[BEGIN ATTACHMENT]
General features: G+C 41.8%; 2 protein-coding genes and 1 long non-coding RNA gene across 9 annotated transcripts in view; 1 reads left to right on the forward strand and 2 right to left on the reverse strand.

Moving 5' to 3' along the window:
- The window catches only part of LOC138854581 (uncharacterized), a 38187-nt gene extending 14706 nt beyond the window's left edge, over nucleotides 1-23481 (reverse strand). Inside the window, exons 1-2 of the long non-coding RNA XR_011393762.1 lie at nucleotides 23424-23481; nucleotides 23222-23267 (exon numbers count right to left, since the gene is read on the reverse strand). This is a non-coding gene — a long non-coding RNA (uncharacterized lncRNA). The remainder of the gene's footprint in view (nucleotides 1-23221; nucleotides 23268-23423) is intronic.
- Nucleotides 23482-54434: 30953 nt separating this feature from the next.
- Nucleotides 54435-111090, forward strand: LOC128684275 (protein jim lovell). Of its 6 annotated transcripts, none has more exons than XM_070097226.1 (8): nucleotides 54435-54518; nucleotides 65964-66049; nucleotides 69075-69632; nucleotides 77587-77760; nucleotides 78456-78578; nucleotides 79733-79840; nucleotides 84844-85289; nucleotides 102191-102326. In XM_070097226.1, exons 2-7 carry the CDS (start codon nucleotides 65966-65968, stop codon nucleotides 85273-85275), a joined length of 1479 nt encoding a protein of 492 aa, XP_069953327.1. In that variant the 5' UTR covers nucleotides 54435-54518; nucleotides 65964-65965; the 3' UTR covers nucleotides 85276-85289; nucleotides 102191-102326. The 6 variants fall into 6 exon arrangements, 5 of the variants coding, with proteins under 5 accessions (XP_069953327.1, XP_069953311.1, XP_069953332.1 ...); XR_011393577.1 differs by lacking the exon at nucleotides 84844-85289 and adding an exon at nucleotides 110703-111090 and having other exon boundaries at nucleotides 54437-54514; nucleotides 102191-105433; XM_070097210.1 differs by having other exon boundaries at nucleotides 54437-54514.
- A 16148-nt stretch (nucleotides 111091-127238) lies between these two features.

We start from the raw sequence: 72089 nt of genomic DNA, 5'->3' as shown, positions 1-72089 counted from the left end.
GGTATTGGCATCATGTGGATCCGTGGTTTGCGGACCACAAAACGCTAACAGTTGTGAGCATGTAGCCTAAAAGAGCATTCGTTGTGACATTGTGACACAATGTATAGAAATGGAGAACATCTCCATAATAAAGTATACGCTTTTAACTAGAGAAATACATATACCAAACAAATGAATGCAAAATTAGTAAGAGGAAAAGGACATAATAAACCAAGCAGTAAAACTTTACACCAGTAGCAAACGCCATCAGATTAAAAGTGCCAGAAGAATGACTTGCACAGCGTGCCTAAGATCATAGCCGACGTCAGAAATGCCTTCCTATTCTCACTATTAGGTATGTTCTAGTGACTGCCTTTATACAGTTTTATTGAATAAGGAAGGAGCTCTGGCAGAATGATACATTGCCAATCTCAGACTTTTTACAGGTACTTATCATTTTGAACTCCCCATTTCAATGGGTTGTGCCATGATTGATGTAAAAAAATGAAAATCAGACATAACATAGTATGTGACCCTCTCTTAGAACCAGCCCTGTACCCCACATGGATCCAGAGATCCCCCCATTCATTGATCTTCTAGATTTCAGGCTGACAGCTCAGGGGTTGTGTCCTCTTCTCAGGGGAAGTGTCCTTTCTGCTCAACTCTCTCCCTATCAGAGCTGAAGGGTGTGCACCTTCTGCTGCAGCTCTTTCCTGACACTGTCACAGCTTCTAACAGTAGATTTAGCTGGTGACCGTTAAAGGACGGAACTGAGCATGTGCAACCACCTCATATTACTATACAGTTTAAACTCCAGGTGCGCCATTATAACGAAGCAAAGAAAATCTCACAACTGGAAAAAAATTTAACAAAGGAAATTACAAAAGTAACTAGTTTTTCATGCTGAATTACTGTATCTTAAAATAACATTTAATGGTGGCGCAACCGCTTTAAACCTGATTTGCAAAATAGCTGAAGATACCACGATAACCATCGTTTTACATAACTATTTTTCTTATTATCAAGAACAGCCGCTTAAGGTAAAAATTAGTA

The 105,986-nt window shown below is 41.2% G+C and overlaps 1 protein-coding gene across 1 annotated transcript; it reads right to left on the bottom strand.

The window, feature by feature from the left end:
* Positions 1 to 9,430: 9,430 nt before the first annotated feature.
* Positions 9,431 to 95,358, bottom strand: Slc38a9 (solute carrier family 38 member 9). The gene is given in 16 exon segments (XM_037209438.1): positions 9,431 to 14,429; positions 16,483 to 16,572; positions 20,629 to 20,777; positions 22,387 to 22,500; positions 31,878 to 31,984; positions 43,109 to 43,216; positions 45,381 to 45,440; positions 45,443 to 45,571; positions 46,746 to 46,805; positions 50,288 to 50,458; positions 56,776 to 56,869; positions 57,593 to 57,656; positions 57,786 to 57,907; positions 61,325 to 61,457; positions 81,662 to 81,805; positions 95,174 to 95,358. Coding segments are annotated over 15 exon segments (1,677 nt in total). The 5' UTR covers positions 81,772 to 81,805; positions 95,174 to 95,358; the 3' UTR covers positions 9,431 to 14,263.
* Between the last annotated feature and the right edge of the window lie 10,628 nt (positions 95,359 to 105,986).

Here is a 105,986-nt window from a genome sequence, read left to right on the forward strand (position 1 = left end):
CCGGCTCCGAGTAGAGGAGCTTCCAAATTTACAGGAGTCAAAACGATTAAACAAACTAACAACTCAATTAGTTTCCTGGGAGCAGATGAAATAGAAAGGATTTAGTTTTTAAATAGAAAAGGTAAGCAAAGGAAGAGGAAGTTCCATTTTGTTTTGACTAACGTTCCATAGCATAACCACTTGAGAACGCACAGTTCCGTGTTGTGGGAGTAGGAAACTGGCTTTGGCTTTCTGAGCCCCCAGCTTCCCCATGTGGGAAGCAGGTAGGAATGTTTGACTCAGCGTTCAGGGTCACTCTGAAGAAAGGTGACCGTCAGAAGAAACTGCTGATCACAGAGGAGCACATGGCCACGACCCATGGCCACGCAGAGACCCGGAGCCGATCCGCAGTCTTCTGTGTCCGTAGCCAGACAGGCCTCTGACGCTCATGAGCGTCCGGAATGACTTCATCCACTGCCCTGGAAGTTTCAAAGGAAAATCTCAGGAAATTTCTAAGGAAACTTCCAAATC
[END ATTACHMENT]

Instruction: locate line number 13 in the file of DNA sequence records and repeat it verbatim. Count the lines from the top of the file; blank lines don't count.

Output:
* Between the last annotated feature and the right edge of the window lie 10,628 nt (positions 95,359 to 105,986).